Getting children and adolescents to replace junk food with nutritious local organic foods is the aim of a group of women farmers in a rural area of Piura, on Peru’s north coast, as they struggle to overcome the impact of the El Niño climate phenomenon.
Conventional farming and food production practices in this country are creating serious environmental and public health problems. Every day, an industrial farming system spinning out of control confronts all Americans with serious challenges. Among these are the explosion in toxic algae blooms in sensitive waterways, cancer-causing pesticides on foods
we feed our children, the rapid spread of antibiotic-resistant superbugs, and, of course, contaminated drinking water, all courtesy of corporate agribusiness.
Standing amidst his lush green paddy fields in Nagapatnam, a coastal district in the southern Indian state of Tamil Nadu, a farmer named Ramajayam remembers how a single wave changed his entire life.
Rural farming families in Samoa, a small island developing state in the central South Pacific Ocean, are reaping the rewards of supplying produce to the international organic market with the help of a local women’s business organisation.
José María Gómez squats and pulls up a bunch of carrots from the soil as well as a few leeks. This farmer from southern Spain believes organic farming is more than just not using pesticides and other chemicals – it’s a way of life, he says, which requires creativity and respect for nature.
Attempts to genetically modify food staples, such as crops and cattle, to increase their nutritional value and overall performance have prompted world-wide criticism by environmental, nutritionists and agriculture experts, who say that protecting and fomenting biodiversity is a far better solution to hunger and malnutrition.
An estimated one billion small farmers scratching out a living growing diverse crops and raising animals in developing countries represent the key to maintaining food production in the face of hotter temperatures and drought, especially in the tropical regions, says Sarah Elton, author of the book, “Consumed: Food for a Finite Planet.”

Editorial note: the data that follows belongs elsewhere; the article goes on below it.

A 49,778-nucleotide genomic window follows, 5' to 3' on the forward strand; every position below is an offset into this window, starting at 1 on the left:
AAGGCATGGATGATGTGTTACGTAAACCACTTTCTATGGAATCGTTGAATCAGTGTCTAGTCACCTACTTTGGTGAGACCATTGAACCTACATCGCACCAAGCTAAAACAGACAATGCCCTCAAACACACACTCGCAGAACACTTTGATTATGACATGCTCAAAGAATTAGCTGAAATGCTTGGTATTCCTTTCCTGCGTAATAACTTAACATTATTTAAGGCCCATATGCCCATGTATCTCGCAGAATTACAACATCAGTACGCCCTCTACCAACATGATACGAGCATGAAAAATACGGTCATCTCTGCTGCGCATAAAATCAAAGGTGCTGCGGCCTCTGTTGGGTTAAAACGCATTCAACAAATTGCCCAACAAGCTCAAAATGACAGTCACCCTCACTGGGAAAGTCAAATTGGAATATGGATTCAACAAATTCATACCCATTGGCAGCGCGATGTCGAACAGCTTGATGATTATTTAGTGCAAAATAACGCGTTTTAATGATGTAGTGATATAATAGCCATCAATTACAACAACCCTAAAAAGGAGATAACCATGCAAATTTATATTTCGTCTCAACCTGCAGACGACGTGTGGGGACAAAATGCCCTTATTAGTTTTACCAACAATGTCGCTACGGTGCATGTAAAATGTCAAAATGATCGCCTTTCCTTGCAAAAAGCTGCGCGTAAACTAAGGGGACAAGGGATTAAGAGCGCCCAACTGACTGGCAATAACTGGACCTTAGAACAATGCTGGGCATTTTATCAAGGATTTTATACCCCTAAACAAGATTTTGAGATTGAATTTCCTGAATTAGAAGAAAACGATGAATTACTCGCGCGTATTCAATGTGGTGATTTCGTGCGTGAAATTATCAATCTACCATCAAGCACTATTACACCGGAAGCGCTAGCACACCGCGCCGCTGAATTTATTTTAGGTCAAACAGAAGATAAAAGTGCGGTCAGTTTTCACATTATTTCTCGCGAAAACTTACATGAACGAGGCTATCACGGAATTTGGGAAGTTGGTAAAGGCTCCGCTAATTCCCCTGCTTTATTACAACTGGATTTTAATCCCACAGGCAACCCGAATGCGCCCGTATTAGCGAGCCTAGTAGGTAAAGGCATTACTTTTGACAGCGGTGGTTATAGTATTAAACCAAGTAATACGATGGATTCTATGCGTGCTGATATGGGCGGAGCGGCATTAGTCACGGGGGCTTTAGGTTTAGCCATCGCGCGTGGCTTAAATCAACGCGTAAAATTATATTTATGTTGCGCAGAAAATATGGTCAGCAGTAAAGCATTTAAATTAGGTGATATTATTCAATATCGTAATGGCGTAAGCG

Brazilian farmer Isabel Michi’s day starts before dawn, when she goes out to the organic garden on her small five-hectare farm that she runs with help from her husband and occasionally their children.
A third of U.S. organic farmers have experienced problems in their fields due to the nearby use of genetically modified crops, and over half of those growers have had loads of grain rejected because of unwitting GMO contamination.
A decade after the United States Navy’s departure, the Puerto Rican island town of Vieques faces new challenges, and the rebirth of its agriculture sector is hampered by a legacy of toxic military trash that has uncertain consequences.
A new institution set up in Peru will strengthen small-scale organic farming, providing support to some 43,000 exporters of ecological products and another 350,000 who supply the domestic market with environmentally-friendly products.
With state and federal government agencies investigating a U.S. farmer’s complaint that his alfalfa crop may have been contaminated by a genetically modified strain, consumer rights groups are suggesting that such reports were inevitable.
When Gabriela Blanco tells other Cubans that she works in an organic vegetable cooperative and is getting ready to study agronomy at the university, she gets surprised looks.
“The people are the only thing that matters,” says agronomist Miguel Ángel Salcines, who then goes on to list a series of other “secondary” factors that have turned Vivero Alamar, an urban farm on the outskirts of the Cuban capital, into a rare success story in the country’s depressed agricultural sector.
Despite the growing worldwide demand for organic food, clothing and other products, the area of land certified as organic still makes up just 0.9 percent of global agricultural land, with 37 million hectares being farmed organically.